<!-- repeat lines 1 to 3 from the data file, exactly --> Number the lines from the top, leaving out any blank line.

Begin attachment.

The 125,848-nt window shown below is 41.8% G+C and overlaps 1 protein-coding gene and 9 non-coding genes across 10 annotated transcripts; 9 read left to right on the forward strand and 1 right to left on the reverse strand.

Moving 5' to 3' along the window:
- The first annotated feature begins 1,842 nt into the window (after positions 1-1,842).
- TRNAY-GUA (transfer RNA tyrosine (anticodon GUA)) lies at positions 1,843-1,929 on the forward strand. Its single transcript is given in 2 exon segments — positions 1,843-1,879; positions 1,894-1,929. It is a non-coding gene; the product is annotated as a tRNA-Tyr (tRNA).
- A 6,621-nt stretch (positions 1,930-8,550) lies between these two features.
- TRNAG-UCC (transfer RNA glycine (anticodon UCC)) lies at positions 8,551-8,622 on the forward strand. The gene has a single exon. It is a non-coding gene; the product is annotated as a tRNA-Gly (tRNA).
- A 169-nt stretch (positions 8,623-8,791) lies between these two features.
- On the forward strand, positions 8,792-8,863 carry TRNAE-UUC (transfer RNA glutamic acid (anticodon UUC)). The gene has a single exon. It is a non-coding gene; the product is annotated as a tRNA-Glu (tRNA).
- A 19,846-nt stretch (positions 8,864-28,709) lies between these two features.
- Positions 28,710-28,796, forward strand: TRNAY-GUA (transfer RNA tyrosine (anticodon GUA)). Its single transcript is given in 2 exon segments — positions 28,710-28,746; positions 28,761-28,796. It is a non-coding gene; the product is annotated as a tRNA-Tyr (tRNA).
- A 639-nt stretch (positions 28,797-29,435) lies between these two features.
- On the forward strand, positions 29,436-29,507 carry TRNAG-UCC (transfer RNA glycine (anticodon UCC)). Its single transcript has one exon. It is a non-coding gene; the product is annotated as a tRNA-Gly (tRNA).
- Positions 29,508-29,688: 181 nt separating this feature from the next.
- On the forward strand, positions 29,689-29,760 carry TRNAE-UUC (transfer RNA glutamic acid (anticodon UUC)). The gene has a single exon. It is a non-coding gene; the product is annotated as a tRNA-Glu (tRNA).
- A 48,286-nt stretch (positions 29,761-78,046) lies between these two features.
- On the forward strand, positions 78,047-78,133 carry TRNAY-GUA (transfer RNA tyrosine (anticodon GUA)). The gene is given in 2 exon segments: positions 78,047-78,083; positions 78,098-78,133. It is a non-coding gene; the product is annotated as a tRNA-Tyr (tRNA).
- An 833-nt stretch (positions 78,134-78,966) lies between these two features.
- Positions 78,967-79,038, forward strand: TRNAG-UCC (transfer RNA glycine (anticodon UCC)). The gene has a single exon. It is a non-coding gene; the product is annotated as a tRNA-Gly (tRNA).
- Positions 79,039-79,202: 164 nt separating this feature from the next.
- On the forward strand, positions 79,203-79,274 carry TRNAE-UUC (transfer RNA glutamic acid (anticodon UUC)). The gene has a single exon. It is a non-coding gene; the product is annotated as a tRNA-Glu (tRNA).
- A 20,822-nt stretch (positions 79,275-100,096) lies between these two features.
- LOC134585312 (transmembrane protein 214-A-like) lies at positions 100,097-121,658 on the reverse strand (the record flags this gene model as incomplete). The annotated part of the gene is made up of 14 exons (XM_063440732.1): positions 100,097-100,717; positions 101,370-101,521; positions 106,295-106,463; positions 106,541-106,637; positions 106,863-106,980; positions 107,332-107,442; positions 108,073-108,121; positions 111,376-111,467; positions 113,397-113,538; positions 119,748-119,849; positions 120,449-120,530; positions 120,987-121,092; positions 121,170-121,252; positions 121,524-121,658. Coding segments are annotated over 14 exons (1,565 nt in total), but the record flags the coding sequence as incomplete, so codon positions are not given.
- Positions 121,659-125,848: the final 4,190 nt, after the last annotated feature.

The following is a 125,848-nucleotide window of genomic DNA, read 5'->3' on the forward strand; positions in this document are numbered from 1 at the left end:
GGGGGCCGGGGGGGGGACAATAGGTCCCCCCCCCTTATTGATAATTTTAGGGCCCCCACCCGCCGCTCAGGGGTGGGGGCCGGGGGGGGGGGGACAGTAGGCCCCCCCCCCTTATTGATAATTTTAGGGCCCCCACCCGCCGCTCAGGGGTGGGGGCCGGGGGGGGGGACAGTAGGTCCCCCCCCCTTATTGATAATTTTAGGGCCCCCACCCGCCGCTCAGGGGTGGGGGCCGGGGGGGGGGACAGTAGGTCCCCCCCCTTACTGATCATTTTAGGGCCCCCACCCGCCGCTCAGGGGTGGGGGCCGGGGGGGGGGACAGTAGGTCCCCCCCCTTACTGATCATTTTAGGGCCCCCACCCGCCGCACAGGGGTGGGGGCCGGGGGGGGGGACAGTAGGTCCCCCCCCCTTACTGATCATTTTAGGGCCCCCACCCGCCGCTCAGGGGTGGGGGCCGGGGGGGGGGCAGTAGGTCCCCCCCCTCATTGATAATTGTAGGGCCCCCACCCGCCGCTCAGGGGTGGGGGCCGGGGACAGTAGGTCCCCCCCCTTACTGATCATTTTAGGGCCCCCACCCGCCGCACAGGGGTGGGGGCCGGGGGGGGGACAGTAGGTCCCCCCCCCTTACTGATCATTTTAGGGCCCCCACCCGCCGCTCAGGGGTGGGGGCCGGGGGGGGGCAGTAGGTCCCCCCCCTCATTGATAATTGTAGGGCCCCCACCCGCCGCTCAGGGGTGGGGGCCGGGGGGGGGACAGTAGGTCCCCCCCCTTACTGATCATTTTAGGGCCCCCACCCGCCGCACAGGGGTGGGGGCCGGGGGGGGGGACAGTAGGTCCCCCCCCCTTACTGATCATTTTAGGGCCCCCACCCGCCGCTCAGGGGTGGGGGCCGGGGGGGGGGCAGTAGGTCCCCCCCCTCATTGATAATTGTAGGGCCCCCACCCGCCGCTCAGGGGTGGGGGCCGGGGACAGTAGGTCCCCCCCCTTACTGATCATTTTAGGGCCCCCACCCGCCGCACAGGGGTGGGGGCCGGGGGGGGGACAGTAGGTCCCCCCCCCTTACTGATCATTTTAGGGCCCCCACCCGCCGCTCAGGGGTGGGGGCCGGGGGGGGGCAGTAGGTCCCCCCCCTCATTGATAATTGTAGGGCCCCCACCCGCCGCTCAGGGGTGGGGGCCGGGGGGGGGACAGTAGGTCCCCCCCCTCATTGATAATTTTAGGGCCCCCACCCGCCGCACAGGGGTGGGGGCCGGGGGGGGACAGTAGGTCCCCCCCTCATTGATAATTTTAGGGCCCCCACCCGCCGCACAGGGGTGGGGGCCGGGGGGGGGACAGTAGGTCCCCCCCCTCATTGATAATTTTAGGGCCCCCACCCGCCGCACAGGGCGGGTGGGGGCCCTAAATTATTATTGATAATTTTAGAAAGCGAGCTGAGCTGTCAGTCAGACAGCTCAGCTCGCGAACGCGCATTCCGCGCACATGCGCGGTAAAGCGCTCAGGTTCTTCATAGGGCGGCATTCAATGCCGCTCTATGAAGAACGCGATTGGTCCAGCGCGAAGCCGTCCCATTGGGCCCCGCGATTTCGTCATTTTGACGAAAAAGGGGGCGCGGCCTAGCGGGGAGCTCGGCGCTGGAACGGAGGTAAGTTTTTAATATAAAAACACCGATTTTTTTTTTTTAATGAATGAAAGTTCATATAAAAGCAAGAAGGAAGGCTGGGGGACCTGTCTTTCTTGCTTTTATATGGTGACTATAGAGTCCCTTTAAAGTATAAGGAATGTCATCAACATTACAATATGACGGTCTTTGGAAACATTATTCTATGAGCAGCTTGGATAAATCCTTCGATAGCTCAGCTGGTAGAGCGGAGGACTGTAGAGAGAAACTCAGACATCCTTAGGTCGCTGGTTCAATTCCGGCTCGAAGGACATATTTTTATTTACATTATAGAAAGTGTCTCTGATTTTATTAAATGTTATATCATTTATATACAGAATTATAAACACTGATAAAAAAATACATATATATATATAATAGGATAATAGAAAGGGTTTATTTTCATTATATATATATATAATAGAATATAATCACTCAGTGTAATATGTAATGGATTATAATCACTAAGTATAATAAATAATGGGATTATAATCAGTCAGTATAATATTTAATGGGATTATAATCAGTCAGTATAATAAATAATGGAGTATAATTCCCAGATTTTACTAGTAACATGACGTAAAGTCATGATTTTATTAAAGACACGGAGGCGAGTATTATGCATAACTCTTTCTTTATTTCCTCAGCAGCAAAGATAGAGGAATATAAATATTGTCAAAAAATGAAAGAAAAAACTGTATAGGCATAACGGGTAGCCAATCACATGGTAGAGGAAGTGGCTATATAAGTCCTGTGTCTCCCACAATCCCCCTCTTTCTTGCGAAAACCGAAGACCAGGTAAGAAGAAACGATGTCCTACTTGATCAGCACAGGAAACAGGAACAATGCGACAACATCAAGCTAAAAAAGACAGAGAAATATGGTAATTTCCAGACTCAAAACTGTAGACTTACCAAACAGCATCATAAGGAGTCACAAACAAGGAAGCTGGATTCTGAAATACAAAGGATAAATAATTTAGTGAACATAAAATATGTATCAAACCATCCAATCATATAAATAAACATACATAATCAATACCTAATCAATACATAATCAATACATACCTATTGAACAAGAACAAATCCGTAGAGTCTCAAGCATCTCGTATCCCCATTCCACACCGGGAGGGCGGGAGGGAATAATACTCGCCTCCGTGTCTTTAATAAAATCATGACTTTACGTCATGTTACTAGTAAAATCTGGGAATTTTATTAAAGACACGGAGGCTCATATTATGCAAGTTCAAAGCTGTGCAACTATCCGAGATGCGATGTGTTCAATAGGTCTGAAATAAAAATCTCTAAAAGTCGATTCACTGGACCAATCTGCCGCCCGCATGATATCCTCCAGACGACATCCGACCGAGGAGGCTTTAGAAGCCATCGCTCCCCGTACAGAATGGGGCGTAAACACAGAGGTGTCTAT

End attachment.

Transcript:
The 125,848-nt window shown below is 41.8% G+C and overlaps 1 protein-coding gene and 9 non-coding genes across 10 annotated transcripts; 9 read left to right on the forward strand and 1 right to left on the reverse strand.

Moving 5' to 3' along the window:
- The first annotated feature begins 1,842 nt into the window (after positions 1-1,842).